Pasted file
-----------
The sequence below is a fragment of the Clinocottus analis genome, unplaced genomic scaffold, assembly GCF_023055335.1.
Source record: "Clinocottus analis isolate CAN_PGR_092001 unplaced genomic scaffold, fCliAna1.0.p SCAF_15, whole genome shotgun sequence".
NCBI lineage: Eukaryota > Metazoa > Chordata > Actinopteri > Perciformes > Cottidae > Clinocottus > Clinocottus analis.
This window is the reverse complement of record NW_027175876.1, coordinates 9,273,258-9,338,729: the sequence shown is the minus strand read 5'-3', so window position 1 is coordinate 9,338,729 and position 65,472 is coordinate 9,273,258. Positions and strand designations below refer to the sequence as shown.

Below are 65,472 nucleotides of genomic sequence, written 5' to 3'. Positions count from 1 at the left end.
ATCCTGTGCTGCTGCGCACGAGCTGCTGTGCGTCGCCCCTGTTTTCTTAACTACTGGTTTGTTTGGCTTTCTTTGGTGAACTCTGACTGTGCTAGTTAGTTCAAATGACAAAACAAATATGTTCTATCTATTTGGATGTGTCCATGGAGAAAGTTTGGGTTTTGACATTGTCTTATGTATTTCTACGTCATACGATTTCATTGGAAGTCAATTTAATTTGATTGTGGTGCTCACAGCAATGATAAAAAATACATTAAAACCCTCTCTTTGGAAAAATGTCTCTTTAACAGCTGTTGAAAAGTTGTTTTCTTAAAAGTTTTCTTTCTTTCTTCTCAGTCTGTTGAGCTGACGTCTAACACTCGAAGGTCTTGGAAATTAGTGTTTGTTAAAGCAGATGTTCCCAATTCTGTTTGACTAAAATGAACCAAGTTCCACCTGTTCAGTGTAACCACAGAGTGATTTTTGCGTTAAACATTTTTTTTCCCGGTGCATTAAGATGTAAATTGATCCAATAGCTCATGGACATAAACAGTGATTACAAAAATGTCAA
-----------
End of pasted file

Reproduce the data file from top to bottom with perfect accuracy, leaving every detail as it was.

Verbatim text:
The sequence below is a fragment of the Clinocottus analis genome, unplaced genomic scaffold, assembly GCF_023055335.1.
Source record: "Clinocottus analis isolate CAN_PGR_092001 unplaced genomic scaffold, fCliAna1.0.p SCAF_15, whole genome shotgun sequence".
NCBI lineage: Eukaryota > Metazoa > Chordata > Actinopteri > Perciformes > Cottidae > Clinocottus > Clinocottus analis.
This window is the reverse complement of record NW_027175876.1, coordinates 9,273,258-9,338,729: the sequence shown is the minus strand read 5'-3', so window position 1 is coordinate 9,338,729 and position 65,472 is coordinate 9,273,258. Positions and strand designations below refer to the sequence as shown.

Below are 65,472 nucleotides of genomic sequence, written 5' to 3'. Positions count from 1 at the left end.
ATCCTGTGCTGCTGCGCACGAGCTGCTGTGCGTCGCCCCTGTTTTCTTAACTACTGGTTTGTTTGGCTTTCTTTGGTGAACTCTGACTGTGCTAGTTAGTTCAAATGACAAAACAAATATGTTCTATCTATTTGGATGTGTCCATGGAGAAAGTTTGGGTTTTGACATTGTCTTATGTATTTCTACGTCATACGATTTCATTGGAAGTCAATTTAATTTGATTGTGGTGCTCACAGCAATGATAAAAAATACATTAAAACCCTCTCTTTGGAAAAATGTCTCTTTAACAGCTGTTGAAAAGTTGTTTTCTTAAAAGTTTTCTTTCTTTCTTCTCAGTCTGTTGAGCTGACGTCTAACACTCGAAGGTCTTGGAAATTAGTGTTTGTTAAAGCAGATGTTCCCAATTCTGTTTGACTAAAATGAACCAAGTTCCACCTGTTCAGTGTAACCACAGAGTGATTTTTGCGTTAAACATTTTTTTTCCCGGTGCATTAAGATGTAAATTGATCCAATAGCTCATGGACATAAACAGTGATTACAAAAATGTCAA